Political Violence in the Weimar Republic, 1918-1933: Fight for the Streets and Fear of Civil War
Studies in German History. Vol. 10. New York: Berghahn Books, 2009.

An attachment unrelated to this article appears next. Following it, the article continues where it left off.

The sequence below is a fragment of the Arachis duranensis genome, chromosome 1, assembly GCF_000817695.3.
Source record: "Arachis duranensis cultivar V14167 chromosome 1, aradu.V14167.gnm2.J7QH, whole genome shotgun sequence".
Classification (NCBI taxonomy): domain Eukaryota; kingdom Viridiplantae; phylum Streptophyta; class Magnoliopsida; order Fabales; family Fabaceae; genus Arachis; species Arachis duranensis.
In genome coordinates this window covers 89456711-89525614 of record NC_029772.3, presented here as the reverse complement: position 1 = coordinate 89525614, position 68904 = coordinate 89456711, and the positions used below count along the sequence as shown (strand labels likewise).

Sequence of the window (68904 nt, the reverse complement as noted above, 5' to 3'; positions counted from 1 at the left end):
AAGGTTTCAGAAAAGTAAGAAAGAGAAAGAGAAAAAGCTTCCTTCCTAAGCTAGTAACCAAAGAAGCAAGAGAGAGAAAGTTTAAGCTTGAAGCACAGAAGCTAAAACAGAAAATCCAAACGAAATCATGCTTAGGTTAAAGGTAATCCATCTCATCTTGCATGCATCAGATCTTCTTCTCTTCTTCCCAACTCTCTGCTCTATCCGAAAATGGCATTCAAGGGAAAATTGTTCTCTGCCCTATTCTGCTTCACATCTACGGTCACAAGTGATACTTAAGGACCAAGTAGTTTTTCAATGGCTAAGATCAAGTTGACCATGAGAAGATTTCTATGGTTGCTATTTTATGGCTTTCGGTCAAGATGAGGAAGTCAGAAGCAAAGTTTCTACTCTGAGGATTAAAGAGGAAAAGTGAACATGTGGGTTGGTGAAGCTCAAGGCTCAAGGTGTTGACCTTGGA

The Prussian province of Saxony—where the Communist uprising of March 1921 took place and two Combat Leagues (Wehrverbände) were founded (the right-wing Stahlhelm and the Social Democratic Reichsbanner) - is widely recognized as a politically important region in this period of German history. Using a case study of this socially diverse province, this book provides a comprehensive analysis of political violence in Weimar Germany with particular emphasis on the political culture from which it emerged. It refutes both the claim that the Bolshevik revolution was the prime cause of violence, and the argument that the First World War’s all-encompassing “brutalization” doomed post-1918 German political life from the very beginning. The study thus contributes to a view of the Weimar Republic as a state in severe crisis but with alternatives to the Nazi takeover.